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Deriving Precession from First Principles

  1. Jan 21, 2016 #1
    I'm trying to figure out the effect of a force applied to a rotating body in 4+1 dimensions. A good place to start would be deriving the effect of forces in 3+1 dimensions. I have been looking around the Internet and even went to the local community college and checked out texts in the library and couldn't find an explanation. In 3D translation is easy, rotation is easy, what is left is precession. How is that derived from first principles?

    I don't need the formula with the angular momentum and cross product. I need a derivation of that.
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  3. Jan 22, 2016 #2
    A example of the gyroscope used to be an example in most introductory college physics books like Resnick and Halliday. I notice the example has been removed from Resnick and other introductory books lately. I feel this is OK because in my experience, I always had to gloss over the derivation. I have never found a careful derivation of the precession of a gyroscope without at least junior-senior (upper undergraduate) level involving the Hamiltonian formulation. This falls in the area of space mechanics. Rotational motion in 3d involving Euler angles etc is rarely treated in freshman-sophomore courses. Most often this is addressed in the second semester of undergraduate mechanics if the student is lucky enough to have one.

    Examine Symon:Mechanics; Goldstein Mechanics: Presumably Marion/Thornton Mechanics. But these treatments tend to use Energy methods rather than force methods.

    As far as extending this analysis to higher dimensions, I am not sanguine about the success. Three dimensions has rotational properties that four dimensions does not have. For example rotation in 3-D always has an invariant axis. This is not guaranteed with 4-dimensions.
  4. Jan 22, 2016 #3
    Thank you very much. The Hamiltonian it is. I'll see whether I can get those through interlibrary loan.

    I used Halliday and Resnick as a textbook way back when and it had that example. So I thought, "this will be easy." Not!

    I think it is odd that it was removed. The result is useful "cookbook style" without the derivation.

    Right. The idea is to abstract out the most basic physical principles such as conservation of momentum, see how the lead to the result in 3D, then apply them in other numbers of dimensions.

    So far I've found this to be quite a useful exercise. One has to REALLY understand something to extend it to N D convincingly.
    Last edited: Jan 22, 2016
  5. Jan 22, 2016 #4


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    Some older textbooks on dynamics derive the gyroscope equations by initially considering the forces acting on and the motion of a single particle within the rotating body . This approach is intuitive and analytically simple .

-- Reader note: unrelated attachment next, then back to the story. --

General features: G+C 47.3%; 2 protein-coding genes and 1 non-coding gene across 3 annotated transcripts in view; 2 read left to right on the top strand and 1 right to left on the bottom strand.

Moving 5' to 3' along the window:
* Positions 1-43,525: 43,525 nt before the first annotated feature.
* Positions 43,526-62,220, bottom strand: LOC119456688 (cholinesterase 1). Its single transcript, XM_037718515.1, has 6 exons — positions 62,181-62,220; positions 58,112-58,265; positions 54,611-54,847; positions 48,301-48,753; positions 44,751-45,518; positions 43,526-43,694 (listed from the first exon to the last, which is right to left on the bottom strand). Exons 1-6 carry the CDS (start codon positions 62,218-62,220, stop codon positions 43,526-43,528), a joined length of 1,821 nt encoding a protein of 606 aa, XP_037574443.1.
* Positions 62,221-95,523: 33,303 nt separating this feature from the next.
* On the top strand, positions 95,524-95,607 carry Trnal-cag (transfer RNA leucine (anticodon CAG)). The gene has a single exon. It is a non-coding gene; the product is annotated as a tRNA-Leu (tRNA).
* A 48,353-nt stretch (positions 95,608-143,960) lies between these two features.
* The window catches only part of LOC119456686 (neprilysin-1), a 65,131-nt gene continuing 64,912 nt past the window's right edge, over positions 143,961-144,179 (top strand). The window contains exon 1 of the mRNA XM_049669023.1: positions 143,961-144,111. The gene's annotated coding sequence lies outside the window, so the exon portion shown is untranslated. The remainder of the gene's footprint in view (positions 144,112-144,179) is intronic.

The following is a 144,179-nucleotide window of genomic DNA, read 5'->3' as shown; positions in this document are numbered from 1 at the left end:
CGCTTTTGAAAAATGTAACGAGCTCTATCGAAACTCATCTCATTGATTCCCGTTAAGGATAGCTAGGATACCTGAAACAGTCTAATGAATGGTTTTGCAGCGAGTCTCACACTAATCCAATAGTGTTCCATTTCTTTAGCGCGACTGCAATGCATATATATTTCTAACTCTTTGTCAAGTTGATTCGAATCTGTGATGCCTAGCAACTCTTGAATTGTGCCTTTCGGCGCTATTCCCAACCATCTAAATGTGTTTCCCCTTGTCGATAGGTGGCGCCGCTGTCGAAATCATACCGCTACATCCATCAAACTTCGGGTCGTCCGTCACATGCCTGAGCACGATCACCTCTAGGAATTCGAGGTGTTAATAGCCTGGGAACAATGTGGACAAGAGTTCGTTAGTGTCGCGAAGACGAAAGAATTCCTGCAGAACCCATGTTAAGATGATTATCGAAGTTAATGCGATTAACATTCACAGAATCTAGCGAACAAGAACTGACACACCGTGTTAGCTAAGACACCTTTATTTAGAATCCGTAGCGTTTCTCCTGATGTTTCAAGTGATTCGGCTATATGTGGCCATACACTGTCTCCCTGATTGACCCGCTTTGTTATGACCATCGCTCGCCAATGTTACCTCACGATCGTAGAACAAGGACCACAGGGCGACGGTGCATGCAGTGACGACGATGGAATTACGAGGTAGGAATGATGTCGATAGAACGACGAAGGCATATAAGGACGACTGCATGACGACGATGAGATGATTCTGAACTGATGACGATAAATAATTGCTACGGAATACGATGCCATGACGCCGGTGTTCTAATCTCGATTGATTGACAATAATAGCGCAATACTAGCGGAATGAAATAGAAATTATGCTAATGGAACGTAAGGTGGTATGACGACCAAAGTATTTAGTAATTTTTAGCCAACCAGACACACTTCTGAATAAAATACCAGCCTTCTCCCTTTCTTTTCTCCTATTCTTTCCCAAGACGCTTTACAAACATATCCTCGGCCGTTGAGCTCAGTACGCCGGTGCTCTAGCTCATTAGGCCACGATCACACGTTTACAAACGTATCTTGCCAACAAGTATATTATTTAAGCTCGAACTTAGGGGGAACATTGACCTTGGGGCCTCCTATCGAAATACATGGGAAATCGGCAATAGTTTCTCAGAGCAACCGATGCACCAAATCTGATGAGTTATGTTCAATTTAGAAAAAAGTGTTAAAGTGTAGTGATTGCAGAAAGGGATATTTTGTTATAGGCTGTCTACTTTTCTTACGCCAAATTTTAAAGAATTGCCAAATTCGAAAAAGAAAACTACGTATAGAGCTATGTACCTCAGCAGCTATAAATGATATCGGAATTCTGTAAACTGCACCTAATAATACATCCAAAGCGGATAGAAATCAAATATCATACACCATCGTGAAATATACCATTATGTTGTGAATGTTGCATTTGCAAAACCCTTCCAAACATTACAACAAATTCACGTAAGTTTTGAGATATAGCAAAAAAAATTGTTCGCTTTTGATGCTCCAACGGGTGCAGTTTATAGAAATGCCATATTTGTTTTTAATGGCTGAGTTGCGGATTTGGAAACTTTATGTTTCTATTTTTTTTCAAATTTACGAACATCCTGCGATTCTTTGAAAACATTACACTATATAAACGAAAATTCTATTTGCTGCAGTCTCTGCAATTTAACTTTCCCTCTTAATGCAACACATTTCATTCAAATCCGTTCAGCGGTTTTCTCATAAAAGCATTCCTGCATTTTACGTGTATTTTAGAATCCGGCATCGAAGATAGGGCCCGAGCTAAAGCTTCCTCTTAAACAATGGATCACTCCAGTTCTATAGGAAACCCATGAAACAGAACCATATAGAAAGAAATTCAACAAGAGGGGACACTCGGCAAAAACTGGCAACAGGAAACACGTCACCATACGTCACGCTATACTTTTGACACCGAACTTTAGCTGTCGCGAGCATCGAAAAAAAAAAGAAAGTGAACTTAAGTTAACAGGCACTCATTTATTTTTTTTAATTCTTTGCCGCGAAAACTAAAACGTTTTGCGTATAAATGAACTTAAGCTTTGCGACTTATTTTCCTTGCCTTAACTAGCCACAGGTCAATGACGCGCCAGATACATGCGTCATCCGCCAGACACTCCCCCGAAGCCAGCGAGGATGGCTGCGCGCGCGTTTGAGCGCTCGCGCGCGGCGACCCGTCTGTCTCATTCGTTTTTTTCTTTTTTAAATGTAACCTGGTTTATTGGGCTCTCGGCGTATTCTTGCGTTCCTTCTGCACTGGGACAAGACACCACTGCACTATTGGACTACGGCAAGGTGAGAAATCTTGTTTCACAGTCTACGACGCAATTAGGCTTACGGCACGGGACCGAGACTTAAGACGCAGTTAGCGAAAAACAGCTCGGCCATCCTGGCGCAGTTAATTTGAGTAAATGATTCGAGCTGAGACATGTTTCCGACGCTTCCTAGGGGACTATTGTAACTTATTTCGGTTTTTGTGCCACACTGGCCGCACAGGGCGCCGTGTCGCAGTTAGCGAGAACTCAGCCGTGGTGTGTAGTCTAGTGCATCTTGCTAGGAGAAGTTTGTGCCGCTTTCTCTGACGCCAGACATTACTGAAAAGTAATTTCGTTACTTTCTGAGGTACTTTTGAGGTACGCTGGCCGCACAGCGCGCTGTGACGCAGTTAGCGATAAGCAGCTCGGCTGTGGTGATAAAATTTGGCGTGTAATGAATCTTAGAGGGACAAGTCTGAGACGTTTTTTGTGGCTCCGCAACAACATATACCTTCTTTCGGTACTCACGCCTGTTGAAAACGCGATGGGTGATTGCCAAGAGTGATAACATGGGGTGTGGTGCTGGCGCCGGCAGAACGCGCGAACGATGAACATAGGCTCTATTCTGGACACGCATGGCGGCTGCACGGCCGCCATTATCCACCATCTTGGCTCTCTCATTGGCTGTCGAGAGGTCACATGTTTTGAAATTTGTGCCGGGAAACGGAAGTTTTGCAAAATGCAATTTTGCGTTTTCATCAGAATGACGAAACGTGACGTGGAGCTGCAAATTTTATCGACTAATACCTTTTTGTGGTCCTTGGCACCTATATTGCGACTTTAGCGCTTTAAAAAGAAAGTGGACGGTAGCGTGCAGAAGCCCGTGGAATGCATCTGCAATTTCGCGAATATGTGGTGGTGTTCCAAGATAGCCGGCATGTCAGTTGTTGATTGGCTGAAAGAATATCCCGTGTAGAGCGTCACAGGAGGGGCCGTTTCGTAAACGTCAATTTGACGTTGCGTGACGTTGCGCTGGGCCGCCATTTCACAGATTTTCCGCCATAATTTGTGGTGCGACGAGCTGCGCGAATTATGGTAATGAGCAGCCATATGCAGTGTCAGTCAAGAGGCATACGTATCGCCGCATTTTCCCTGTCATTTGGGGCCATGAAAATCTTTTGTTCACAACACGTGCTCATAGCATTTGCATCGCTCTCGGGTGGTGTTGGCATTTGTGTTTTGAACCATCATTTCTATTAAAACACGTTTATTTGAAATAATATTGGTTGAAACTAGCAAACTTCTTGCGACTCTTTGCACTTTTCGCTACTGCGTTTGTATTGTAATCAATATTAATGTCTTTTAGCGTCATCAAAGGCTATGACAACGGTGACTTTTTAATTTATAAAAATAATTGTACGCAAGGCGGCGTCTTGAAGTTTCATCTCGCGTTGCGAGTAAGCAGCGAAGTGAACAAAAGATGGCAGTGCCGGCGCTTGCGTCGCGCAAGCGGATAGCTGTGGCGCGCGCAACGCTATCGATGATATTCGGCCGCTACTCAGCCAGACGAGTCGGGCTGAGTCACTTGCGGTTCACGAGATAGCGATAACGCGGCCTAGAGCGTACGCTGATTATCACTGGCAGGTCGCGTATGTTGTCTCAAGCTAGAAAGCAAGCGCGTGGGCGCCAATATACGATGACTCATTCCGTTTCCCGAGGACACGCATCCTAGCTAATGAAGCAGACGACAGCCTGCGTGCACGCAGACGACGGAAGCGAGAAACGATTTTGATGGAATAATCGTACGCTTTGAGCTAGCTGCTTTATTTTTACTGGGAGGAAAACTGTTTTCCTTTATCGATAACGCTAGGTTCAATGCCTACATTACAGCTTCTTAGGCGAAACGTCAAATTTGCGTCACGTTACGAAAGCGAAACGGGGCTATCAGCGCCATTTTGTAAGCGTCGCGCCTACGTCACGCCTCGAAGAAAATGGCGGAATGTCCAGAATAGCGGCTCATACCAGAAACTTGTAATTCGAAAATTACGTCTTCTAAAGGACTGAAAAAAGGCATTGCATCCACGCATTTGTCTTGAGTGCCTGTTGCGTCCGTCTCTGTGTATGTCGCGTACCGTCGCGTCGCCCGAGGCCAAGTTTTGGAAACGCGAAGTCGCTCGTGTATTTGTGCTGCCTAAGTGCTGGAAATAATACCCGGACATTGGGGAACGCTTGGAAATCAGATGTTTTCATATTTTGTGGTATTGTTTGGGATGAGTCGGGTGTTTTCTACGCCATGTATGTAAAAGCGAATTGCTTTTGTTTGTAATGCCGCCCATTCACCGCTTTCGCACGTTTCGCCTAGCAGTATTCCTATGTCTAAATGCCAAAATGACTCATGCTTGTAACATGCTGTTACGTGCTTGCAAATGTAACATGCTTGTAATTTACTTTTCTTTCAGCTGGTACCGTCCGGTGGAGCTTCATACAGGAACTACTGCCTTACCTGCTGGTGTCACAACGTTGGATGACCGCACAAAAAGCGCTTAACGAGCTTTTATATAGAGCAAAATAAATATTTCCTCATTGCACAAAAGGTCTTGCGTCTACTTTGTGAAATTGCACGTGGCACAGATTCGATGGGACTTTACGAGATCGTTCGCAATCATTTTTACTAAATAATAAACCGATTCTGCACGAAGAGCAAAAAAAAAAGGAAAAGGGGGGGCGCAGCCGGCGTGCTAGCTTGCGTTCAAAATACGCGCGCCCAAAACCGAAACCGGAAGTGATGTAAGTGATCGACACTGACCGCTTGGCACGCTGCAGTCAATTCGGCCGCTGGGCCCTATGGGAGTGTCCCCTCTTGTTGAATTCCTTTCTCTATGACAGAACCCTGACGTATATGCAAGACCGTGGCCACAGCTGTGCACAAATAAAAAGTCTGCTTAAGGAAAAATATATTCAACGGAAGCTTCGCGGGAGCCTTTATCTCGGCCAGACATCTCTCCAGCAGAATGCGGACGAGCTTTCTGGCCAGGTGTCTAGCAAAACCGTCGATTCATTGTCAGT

6. Jan 23, 2016 #5
    I played around today along the following lines for gyroscopic motion. I wrote the Hamiltonian. Found two constants of the motion, which gave me the phi, and psi motion in terms of theta, which is still necessary. The differential equation for theta in terms of the constants of the motion reduces to an integral. This integral can be solved as stated in Goldstein, but the result is unilluminating (Goldstein's words). (The answer involves Jacobi, or Weierstrass Elliptic Functions, or elliptic integrals.) But this is a tough way if you just want precession with no nutation.
    In the end, I found the "effective potential" (for theta) as done in Goldstein or Symon, maybe Marion. The force should be the minus gradient of this potential. If you end up taking the negative gradient, you will get an unilluminating mess of angular momentum components, energy, and two moments of inertia. All told a real mess.

    If I remember correctly, Goldstein shows in his chapter on special relativity, that rotations in 4d correspond to rotations in 3d and "boosts". I may have been hasty in dismissing the problem. Happy hunting for the solution. Best Wishes
  7. Jan 24, 2016 #6
    I've ordered Symon and Goldstein through interlibrary loan. Couldn't find Marion.

    Elliptic integrals! My God, I had no idea.

    I'm working on rotations in 4+1 space. The 3+1 special relativity boost rotations are partial as they are limited to <90 degrees, so precession doesn't enter into the picture (as far as I know.)

    Special relativity is basically 1+1 dimensional, so it can be expected to work the same in every space of any interest. The extra dimensions are more or less irrelevant.
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